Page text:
Rain Sunday brings brief relief, but no long-term escape from heat or drought
Much of the St. Louis area woke to an unfamiliar sound Sunday morning: rain. With drops falling from Hannibal to the Bootheel, the storm was the most widespread Missouri has seen in quite some time and a rare moment of relief in a summer plagued by historic drought and heat.
But forecasters at the National Weather Service here said it will not matter much in the big picture. With unfavorable weather patterns locked in for the foreseeable future and water deficits running deep, a few hours of rain is no game-changer.
"It's basically a drop in the bucket," meteorologist Jim Kramper said Sunday evening. "We're getting to the point now where we're enough below average where a small little thing like this isn't going to make a difference."
Missouri and Illinois have seen below-average precipitation and above-average temperatures since the beginning of the year. In a report this weekend, the National Weather Service said the first seven and a half months of 2012 have been the hottest on record in St. Louis, with an average temperature 62.4 degrees through July 25. Over the same period, the city has received almost five fewer inches of rainfall than is usual.
But things turned for the worse in early May, when the already-bad conditions began escalating to historic levels. Since then, the city has seen record-breaking temperatures and its rain totals depart even further from normal — more than eight inches less than an average year since May 1.
The conditions have paved the way for drought conditions to blossom in Missouri and much of the country, where conditions have not been much better. Prior to Sunday's rain, 99 percent of Missouri topsoil moisture was considered either short or very short. A report from the U.S. Drought Monitor last Thursday showed that the entire state of Missouri and most of Illinois are now experiencing at least sever drought conditions.
Precipitation totals varied across the area, with more rain falling in the southern portion of of St. Louis County and than at the airport, where St. Louis' official measurements are taken. Valley Park reported one inch of rain, while only nineteen hundredths of an inch fell at Lambert Field.
The national Weather Service estimates it would take 9-15 inches of rain for Missouri to return to near-normal conditions.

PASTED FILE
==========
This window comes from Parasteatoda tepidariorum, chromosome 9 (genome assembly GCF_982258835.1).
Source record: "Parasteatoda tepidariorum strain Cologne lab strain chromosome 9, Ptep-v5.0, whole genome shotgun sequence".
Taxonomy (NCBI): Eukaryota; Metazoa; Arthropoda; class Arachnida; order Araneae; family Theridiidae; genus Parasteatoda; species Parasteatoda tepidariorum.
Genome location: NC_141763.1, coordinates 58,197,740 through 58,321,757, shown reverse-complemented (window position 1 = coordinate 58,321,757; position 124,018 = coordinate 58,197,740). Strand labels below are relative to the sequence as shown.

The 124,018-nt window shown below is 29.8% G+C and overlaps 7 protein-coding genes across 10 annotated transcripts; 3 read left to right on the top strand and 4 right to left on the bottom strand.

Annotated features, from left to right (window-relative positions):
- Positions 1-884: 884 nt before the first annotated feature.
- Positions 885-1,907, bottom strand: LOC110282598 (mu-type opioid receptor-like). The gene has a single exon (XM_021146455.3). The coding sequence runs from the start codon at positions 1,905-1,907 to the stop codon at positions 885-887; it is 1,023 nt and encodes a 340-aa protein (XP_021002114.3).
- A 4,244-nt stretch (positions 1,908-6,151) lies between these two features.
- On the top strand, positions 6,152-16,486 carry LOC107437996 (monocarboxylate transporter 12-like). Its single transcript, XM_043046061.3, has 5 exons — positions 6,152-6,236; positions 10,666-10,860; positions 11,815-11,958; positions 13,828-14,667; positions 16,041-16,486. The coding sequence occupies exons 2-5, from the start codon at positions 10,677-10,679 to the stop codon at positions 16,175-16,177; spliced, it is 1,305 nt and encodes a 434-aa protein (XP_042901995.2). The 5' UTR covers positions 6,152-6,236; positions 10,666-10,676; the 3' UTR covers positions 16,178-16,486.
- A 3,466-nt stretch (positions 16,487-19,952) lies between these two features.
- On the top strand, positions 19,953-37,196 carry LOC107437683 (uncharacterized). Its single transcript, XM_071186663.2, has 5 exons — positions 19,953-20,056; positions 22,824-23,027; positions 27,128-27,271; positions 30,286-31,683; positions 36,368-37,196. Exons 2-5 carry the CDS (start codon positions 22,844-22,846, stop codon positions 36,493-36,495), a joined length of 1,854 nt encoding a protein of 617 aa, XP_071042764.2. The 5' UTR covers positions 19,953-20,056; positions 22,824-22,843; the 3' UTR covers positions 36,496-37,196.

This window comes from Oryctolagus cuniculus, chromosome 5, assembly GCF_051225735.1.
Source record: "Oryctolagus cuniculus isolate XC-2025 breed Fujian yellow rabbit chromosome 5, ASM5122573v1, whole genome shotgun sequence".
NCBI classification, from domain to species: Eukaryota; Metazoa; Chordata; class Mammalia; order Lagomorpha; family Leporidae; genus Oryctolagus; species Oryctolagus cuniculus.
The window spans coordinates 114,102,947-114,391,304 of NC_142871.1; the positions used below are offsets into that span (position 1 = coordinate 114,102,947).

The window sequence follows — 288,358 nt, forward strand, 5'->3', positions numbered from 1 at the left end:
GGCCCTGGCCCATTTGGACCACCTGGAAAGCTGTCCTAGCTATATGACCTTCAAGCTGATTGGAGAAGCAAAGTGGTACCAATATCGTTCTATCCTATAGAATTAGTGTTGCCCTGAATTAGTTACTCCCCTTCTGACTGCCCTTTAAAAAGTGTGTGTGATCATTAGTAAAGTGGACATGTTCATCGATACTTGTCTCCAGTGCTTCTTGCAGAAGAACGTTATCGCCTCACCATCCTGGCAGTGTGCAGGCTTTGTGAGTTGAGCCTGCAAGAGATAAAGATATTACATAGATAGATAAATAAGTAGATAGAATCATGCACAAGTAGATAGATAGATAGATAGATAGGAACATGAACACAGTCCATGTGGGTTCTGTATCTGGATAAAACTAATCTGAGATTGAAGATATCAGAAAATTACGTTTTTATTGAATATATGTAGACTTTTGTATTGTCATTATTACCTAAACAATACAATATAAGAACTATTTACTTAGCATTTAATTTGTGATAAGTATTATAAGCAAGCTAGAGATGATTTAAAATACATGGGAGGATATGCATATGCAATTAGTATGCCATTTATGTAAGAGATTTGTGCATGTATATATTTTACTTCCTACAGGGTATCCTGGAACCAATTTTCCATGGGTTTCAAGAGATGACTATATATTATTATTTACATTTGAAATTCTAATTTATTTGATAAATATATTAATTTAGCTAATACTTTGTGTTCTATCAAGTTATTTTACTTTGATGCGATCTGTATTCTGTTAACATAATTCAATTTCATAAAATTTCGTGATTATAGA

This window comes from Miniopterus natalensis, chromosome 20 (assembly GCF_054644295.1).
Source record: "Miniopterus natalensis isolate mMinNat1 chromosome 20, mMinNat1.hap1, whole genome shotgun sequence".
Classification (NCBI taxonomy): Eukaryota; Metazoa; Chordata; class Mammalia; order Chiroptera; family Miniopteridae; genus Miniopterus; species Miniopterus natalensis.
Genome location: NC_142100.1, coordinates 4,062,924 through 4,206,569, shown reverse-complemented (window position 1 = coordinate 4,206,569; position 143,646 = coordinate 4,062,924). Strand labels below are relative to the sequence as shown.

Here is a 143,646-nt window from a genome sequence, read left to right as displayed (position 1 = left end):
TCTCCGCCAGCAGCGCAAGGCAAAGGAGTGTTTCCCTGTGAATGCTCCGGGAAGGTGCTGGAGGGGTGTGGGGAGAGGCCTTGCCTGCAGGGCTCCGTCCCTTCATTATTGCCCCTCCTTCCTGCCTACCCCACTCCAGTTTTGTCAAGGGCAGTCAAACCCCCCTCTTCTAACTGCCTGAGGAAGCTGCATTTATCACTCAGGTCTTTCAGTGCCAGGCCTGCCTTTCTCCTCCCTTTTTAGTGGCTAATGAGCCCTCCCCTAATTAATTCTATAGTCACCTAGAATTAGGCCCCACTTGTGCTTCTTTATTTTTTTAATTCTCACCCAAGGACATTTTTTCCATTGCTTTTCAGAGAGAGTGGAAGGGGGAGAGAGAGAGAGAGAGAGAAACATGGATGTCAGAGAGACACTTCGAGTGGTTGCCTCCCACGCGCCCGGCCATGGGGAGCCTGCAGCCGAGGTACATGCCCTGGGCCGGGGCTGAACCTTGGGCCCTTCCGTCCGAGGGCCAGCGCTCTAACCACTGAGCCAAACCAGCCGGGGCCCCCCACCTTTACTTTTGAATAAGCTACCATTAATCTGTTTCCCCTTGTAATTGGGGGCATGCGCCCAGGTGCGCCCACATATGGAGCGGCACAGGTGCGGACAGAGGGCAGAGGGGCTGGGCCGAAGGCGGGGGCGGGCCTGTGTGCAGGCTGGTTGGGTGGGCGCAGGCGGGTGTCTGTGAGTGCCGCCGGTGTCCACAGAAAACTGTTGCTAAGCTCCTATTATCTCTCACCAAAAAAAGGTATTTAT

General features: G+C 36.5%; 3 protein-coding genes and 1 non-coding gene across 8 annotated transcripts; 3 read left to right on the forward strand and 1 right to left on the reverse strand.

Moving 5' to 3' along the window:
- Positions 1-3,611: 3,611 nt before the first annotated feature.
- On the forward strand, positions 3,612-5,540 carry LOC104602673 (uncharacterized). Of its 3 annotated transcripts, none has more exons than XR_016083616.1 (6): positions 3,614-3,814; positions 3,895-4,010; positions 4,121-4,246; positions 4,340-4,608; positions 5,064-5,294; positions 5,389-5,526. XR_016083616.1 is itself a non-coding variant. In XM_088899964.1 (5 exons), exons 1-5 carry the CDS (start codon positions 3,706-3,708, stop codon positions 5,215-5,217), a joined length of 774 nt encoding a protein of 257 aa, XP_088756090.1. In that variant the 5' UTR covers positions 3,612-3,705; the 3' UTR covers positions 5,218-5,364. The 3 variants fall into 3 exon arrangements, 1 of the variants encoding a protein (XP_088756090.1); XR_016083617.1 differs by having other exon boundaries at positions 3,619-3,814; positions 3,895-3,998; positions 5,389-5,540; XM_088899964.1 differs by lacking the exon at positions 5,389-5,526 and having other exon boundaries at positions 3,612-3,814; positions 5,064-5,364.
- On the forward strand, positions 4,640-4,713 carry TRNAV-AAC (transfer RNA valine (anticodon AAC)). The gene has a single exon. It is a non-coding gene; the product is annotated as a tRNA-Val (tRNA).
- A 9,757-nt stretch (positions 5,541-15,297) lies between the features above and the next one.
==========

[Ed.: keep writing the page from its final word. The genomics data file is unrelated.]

Welcome to Phoenix, Ariz.
St. Louis is accustomed to hot summers, just not dry ones. Temperatures routinely rise into the triple digits in June, July and August, and in most cases humidity soars with it, helping to maintain soil moisture levels and spur thunderstorms.
"What's been unusual this year has been how dry it's been. Typically we'll pop up to 100 degrees, but it's very humid out," Kramper said. "We haven't had that (this year). That's been the big change, the dryness."
Kramper, who has forecast in St. Louis since 1992, said this summer's weather is unlike any he's ever seen in St. Louis. In fact, he posited, conditions have been more like Phoenix, Ariz., than Eastern Missouri, and it's all due to a shift in the Jet stream.
"Instead of getting that straight shot of warm, humid air form the gulf (as in a normal year), we're getting it from the southwest, and that air is blowing over the some very dry land on its way," Kramper said.
Forecasters do not know exactly what has caused the jet stream to shift this year, but they do not expect it to change any time soon. Long range forecasts from the weather service's national office call for above-average temperatures through at least August.
While Sunday's rain reined in high temperature forecasted in the upper 90s, the storms totals were not enough to change the outlook, Kramper said.
Forecasted highs for the week ahead are expected to hang in the upper 90s or low triple digits, according to the National Weather Service. The next slight chance of precipitation will not come until next Saturday, the forecast says, when spotty thunderstorms are possible.
As for the possibility of a possible drought-busting hurricane, Kramper is not optimistic.
"If a hurricane should come up and affect us here, you're going to get maybe a day of good rain, but that's going to be it. That's a short-term thing that could create a little relief, but in terms of long-term relief, I wouldn't depend on that to do anything at all," he said.